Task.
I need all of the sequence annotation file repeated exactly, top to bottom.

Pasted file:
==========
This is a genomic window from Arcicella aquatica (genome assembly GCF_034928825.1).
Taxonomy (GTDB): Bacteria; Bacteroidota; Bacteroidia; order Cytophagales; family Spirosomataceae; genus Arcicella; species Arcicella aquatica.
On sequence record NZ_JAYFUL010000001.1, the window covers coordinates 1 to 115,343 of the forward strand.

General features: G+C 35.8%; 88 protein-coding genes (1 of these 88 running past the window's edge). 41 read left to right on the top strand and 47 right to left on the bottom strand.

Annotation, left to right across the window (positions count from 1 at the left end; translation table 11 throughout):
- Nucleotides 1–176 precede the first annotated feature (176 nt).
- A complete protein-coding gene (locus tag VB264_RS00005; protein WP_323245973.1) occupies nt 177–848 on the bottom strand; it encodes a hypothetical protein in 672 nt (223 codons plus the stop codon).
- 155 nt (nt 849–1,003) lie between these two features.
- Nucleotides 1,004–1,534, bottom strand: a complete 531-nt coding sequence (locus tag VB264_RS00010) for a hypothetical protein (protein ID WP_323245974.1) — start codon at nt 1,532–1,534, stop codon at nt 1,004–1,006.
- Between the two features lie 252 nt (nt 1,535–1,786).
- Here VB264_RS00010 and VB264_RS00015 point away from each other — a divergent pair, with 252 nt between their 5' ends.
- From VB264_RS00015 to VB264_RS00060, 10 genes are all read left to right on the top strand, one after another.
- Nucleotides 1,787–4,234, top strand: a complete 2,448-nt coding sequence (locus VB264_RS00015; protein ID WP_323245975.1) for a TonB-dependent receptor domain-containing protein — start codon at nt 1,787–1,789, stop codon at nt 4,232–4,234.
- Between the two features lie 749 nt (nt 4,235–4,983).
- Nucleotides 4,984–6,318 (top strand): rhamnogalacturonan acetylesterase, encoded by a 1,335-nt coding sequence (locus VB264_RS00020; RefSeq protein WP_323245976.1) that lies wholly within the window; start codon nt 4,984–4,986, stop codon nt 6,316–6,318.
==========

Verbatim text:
This is a genomic window from Arcicella aquatica (genome assembly GCF_034928825.1).
Taxonomy (GTDB): Bacteria; Bacteroidota; Bacteroidia; order Cytophagales; family Spirosomataceae; genus Arcicella; species Arcicella aquatica.
On sequence record NZ_JAYFUL010000001.1, the window covers coordinates 1 to 115,343 of the forward strand.

General features: G+C 35.8%; 88 protein-coding genes (1 of these 88 running past the window's edge). 41 read left to right on the top strand and 47 right to left on the bottom strand.

Annotation, left to right across the window (positions count from 1 at the left end; translation table 11 throughout):
- Nucleotides 1–176 precede the first annotated feature (176 nt).
- A complete protein-coding gene (locus tag VB264_RS00005; protein WP_323245973.1) occupies nt 177–848 on the bottom strand; it encodes a hypothetical protein in 672 nt (223 codons plus the stop codon).
- 155 nt (nt 849–1,003) lie between these two features.
- Nucleotides 1,004–1,534, bottom strand: a complete 531-nt coding sequence (locus tag VB264_RS00010) for a hypothetical protein (protein ID WP_323245974.1) — start codon at nt 1,532–1,534, stop codon at nt 1,004–1,006.
- Between the two features lie 252 nt (nt 1,535–1,786).
- Here VB264_RS00010 and VB264_RS00015 point away from each other — a divergent pair, with 252 nt between their 5' ends.
- From VB264_RS00015 to VB264_RS00060, 10 genes are all read left to right on the top strand, one after another.
- Nucleotides 1,787–4,234, top strand: a complete 2,448-nt coding sequence (locus VB264_RS00015; protein ID WP_323245975.1) for a TonB-dependent receptor domain-containing protein — start codon at nt 1,787–1,789, stop codon at nt 4,232–4,234.
- Between the two features lie 749 nt (nt 4,235–4,983).
- Nucleotides 4,984–6,318 (top strand): rhamnogalacturonan acetylesterase, encoded by a 1,335-nt coding sequence (locus VB264_RS00020; RefSeq protein WP_323245976.1) that lies wholly within the window; start codon nt 4,984–4,986, stop codon nt 6,316–6,318.